“He loved to record, he was always doing more and more demos at night,” says his widow, Olivia Harrison. “But he’d always say, ‘I’ll never finish them. I’ll have to give them to (producer) Jeff Lynne (to finish).’ He knew he was going to be in his garden in the daytime, so they wouldn’t get done. But he was discovering the singer-songwriter thing again and really doing a lot of recording. He was just getting to the point of getting some sessions together. Sadly, time ran out.”
Now, Olivia Harrison and a few trusted collaborators, including Giles Martin, the son of Beatles producer George Martin, are going through the guitarist’s massive archive and bringing the best of it to the public. The first in what is projected to be a series of recordings is due out May 1, “Early Takes: Volume 1” (UMe), a collection of mostly acoustic demos documenting the early days of Harrison’s solo career. It will accompany the release on DVD and Blu-Ray of Martin Scorsese’s 2011 Harrison documentary, “Living in the Material World.”
“Early Takes” focuses on the era around the guitarist’s 1970 solo debut, “All Things Must Pass,” including demos or early takes of the title song, “My Sweet Lord,” “Behind That Locked Door,” “Awaiting On You All,” “Run of the Mill” and “I’d Have You Any Time” (cowritten with Bob Dylan). Another gem is an acoustic version of the then-decade-old Everly Brothers hit “Let It Be Me.”
In the documentary, producer Phil Spector says he was stunned to find Harrison had “hundreds” of unreleased tracks when the two began working on “All Things Must Pass.” And perfectionist that he was, Harrison left behind alternate versions of countless songs. Among the documentary’s bonus footage is a scene showing Giles and George Martin seated in front of a mixing board with Harrison’s son, Dhani. They pull up a version of Harrison’s Beatles hit “Here Comes the Sun” and play a previously unheard guitar solo by the songwriter.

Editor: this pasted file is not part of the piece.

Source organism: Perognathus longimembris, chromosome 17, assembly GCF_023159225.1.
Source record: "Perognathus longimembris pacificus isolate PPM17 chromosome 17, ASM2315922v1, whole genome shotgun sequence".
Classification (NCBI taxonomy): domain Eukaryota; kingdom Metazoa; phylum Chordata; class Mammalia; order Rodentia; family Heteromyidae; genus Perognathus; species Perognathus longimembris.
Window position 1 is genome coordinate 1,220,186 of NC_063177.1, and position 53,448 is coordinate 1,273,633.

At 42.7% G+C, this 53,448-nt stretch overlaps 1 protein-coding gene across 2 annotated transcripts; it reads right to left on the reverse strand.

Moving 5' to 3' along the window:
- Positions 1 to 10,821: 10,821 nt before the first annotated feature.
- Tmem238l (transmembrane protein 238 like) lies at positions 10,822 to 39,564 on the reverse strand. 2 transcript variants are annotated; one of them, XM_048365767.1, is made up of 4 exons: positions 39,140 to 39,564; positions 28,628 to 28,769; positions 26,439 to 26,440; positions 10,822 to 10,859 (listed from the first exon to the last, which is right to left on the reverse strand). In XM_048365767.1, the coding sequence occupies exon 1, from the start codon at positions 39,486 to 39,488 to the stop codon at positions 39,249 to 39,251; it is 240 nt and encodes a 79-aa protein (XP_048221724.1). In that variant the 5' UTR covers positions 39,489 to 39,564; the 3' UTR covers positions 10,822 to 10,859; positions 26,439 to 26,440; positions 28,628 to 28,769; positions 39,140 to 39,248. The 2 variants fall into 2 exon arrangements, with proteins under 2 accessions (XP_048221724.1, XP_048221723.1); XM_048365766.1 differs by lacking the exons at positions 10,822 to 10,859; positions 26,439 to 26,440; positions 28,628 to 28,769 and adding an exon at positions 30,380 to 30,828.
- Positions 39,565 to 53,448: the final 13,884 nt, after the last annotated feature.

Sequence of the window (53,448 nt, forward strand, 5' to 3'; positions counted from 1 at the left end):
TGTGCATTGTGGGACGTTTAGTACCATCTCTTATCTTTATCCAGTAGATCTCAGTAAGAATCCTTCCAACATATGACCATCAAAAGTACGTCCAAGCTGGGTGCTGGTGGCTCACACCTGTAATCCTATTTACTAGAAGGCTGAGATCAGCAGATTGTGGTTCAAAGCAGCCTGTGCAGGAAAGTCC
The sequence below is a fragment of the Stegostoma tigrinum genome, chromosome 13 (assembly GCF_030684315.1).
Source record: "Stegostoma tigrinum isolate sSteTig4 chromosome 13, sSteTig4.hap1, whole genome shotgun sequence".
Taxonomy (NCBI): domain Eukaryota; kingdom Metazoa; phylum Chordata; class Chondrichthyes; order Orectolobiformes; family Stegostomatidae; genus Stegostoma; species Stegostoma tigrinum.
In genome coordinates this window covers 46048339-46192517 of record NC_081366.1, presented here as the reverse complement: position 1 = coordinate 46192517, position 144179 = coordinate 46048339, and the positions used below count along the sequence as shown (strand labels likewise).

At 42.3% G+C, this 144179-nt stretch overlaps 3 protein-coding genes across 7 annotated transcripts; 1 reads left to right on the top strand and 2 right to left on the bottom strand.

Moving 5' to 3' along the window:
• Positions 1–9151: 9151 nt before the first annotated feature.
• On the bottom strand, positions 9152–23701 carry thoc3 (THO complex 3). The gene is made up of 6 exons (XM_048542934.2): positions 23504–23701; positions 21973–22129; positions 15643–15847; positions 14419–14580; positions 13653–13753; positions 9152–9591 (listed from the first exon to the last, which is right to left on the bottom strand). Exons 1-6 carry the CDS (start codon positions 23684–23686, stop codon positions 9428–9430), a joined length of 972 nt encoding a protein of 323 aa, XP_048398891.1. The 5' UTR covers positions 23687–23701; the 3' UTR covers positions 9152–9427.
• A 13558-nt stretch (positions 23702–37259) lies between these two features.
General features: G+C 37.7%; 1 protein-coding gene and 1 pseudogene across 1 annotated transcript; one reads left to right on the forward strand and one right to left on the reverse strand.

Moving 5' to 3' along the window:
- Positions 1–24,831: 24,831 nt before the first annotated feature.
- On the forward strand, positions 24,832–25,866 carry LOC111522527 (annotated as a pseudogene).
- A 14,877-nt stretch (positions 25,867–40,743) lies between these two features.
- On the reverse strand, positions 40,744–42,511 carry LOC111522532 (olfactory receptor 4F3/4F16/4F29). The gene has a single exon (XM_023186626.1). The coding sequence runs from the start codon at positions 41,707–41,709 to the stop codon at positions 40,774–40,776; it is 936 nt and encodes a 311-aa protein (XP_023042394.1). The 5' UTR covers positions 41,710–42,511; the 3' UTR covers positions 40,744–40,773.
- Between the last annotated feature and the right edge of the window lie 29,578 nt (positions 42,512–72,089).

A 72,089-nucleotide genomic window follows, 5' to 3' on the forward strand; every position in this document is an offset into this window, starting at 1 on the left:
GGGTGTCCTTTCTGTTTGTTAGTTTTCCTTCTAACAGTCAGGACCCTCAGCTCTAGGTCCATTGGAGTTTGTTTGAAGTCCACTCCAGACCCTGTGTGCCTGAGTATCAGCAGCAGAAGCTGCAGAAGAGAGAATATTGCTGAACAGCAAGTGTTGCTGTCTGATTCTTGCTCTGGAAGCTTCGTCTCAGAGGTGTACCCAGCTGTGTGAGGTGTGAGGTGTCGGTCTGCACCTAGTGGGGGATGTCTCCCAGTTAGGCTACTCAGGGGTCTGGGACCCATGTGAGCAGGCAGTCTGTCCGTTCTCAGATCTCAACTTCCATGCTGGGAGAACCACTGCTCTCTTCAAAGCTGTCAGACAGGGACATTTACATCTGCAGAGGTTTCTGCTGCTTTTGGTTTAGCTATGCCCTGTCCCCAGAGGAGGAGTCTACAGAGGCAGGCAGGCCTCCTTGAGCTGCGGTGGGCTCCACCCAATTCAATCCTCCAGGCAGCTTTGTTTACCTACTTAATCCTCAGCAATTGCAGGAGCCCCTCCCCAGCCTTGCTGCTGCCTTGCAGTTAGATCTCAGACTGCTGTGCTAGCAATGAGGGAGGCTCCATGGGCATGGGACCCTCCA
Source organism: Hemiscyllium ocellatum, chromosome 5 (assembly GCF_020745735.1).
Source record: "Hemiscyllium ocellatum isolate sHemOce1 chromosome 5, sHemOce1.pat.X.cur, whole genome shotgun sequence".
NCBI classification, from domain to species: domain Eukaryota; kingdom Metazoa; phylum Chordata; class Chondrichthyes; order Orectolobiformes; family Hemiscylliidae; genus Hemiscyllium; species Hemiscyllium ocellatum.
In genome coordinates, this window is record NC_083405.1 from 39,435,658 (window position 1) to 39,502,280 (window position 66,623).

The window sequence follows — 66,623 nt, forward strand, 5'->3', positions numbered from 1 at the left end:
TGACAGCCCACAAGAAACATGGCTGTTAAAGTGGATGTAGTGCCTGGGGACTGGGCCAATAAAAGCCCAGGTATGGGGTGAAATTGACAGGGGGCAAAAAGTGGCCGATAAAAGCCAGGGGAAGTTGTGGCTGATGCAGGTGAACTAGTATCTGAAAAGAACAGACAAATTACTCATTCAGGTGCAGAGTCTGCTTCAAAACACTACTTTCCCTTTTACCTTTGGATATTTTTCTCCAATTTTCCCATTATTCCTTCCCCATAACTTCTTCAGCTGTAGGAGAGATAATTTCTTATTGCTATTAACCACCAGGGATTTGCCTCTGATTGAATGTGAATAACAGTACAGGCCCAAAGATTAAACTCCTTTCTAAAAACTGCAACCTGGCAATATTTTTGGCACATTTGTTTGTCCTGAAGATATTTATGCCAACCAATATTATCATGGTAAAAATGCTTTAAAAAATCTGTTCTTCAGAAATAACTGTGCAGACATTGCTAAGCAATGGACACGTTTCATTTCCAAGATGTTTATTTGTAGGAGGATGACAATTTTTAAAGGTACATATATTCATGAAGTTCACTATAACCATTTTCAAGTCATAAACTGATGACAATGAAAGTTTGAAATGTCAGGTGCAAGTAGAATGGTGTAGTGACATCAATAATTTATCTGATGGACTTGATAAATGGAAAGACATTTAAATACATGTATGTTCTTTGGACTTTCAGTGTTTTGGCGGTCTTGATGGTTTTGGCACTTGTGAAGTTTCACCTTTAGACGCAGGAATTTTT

“I never even knew about that,” Dhani Harrison remarks as he hears his father’s guitar-playing pour through the speakers.
There’s plenty more where that came from, as Olivia Harrison and Giles Martin describe in an interview:
Q: Did the Scorsese documentary meet your expectations?
Olivia Harrison: It’s so rich, it so captured a deep part of George. Maybe some years from now I may think of something I wish was in it. But for now, as Dhani said, ‘You’re off the hook, mom.’ I do feel like that. I was doubtful, before I met Marty, that anyone would be able to capture this part of George that was so unique, so different, the deep part of him. I thought that side was too private, too personal, but Marty managed to bring it out. So I’m grateful he did.
Q: Did you have the final say on what went into the documentary?
OH: No, not really. Marty thought really long and hard before even accepting to do this, because he needed to express what he thought all this material meant, what the story was. There were times when I was emotionally not ready to put things out into the public. We’d have conversations about it, and he’d say why it needed to be in there. It always made sense. He never wanted to do anything that would hurt anyone. We didn’t want to be flinching about something 10 years down the line over this. It was a good balance. But Marty pretty much got to do what he wanted to do.
Q: George said after the “Beatles Anthology” came out in the ‘90s that he wanted to do his own documentary one day, right?
OH: He did say, “I want to do my anthology.” When you have four people you have four different perceptions. All of them were interested in different things, and George had a different attitude toward some subjects. He was into Indian classical music, meditation, things he thought were important in life to help you get through the madness. Those things he wanted to express. He had a list of things that he wanted to do. This was one of them. In fact, he had a note -- I shouldn’t say this, but I will – he had this piece of paper saying, “Exploring my own twisted mind, Part One.” That would’ve been his title for the first half of the documentary. He wanted to share certain things with people. So I felt pretty free to follow through on this project.
Q: Did any of the material in the documentary surprise you?
OH: It surprised me that Marty chose a certain body of music that would be a narrative for George’s entire life. It wasn’t just linear, we didn’t go through the music of the ‘80s and ‘90s. Outside of maybe one or two things, he didn’t use any music beyond 1973, and that was a surprise.
Q: Do you feel some more of George’s later music should’ve been in there?
OH: No, because it was really rich what Marty did. He uses the music to take you out to sea, and then he leaves you there in this very deep water. He takes you to a place you don’t expect, and not everybody wants to go there. But that’s what he does. I respect him for that, and I think it was the right thing to do. The most surprising thing about the documentary was that it doesn’t end where you expect. It’s about life, but it’s also about death. Living and dying. It doesn’t leave you where you expected.
Giles Martin: Musically, it’s not chronological. The music reflects George’s personality and what he was thinking at the time, which is more interesting and makes it more timeless in a way.
Q: How did the CD of rarities come together?